Moldmaking, Molds and Tariffs

Gardner Business Intelligence addresses interest and concerns with the ongoing tariff changes. 


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MoldMaking Technology along with MMT’s sister-brands have received significant interest in understanding how recent tariffs will affect the moldmaking industry. The issue is an important but complicated one as tariffs can result in retaliatory tariffs, furthermore, tariffs can also be levied on one or several specific countries. Much attention is often paid only to tariffs in terms of the total amount of trade that they are likely to impact in one direction or from only one country. The reality of the situation is that many countries are simultaneously changing their trade stances with other nations. The U.S. has been adjusting its trade position not only with China during 2018, but with its two largest trading partners Canada and Mexico. The new U.S.-Mexico-Canada Agreement or “USMCA” was signed in late November and now awaits each country’s ratification by their respective legislatures. In addition, Britain’s exit from the European Union, frequently referred to as “Brexit” is due to occur in late March of 2019.

Brexit, unlike the other trading nations previously addressed, will have a unique impact on European trade as London is one of the world’s largest financial hubs with significant involvement in many international financial deals. Many economic white papers have taken efforts to explain the impact of Brexit on foreign direct investment and the ability of firms to borrow capital. The complete Brexit process is also taking place on a much longer timeline than that of America’s changing trade rules with critical trading nations. The UK’s new trade rules post-Brexit are not expected to take effect until January 2021. Firms who buy from, or sell to, European firms may need to be more aware of the financial conditions of firms that are highly reliant on foreign direct investments “FDI”. FDI plays a particularly important role in the technological development and the ability of firms to capitalize on technological innovation. Several economists have written extensively on the link between stable well-regulated economies and the ability of firms in these areas to receive investment funding[1].

Through 2018 there have been several tariffs put into place that have affected the price and trade volumes of aluminum, steel and a significant portion of other moldmaking and mold-related goods. Initial tariffs put on steel and aluminum under Section 232 (allowing tariffs on goods due to concerns over national security) took effect on June 1st, 2018. Since then a host of other tariffs under Section 301 (allowing the U.S. to take whatever appropriate trade actions it deems necessary towards countries with unreasonable or discriminatory trade practices) have come into effect. As of late 2018, the latest and most significant list of such Section 301 tariffs took effect in late September, affecting $200 billion of imports across more than 5,700 types of products, known as “tariff lines”.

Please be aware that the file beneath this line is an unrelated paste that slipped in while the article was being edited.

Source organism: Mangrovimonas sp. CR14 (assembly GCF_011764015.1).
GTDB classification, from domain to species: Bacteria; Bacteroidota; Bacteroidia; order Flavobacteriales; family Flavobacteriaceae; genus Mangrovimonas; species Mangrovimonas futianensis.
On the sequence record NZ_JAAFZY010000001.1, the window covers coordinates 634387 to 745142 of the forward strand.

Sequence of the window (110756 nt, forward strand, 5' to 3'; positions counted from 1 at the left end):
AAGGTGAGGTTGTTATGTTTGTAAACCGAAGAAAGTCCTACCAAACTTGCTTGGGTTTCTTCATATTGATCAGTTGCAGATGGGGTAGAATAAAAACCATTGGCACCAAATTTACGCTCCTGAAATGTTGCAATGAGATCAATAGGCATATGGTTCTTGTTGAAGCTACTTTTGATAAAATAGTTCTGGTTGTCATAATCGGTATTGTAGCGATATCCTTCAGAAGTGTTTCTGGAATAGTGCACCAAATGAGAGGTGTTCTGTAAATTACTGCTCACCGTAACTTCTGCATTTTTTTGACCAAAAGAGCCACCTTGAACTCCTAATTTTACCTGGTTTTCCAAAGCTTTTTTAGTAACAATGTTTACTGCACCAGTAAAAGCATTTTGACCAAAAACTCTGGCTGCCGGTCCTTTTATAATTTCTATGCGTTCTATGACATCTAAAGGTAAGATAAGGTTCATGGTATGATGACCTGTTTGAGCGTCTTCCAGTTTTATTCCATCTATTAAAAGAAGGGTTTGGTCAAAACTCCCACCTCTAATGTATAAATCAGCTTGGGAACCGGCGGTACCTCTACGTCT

Breaking it Down

Of the thousands of affected products, Gardner identified at least twenty-one tariff lines which are of critical or substantial importance to the moldmaking and molding industry. These lines, addressed by their dollar impact- generally can be grouped into injection or compression molds for rubber or plastics, aluminum and lastly molds for rubber or plastics other than injection molding. The majority of these tariff lines took effect in June and July of 2018, thus the Gardner Business Index data for the fourth quarter of 2018 and afterwards may provide some initial ideas as to the effect that the early impacts of tariffs have had on the industry. In December of 2018, the U.S. determined to delay further tariff rate increases on Chinese goods for an additional 90-days. This gives both countries until March 2nd, 2019 to reach a trade agreement before higher rates take effect.

Among mold-related manufacturers serving specific end-markets, Gardner’s business index respondents have reported faster new orders growth during the later-half of 2018 in automotive, forming and fabricating and custom processing.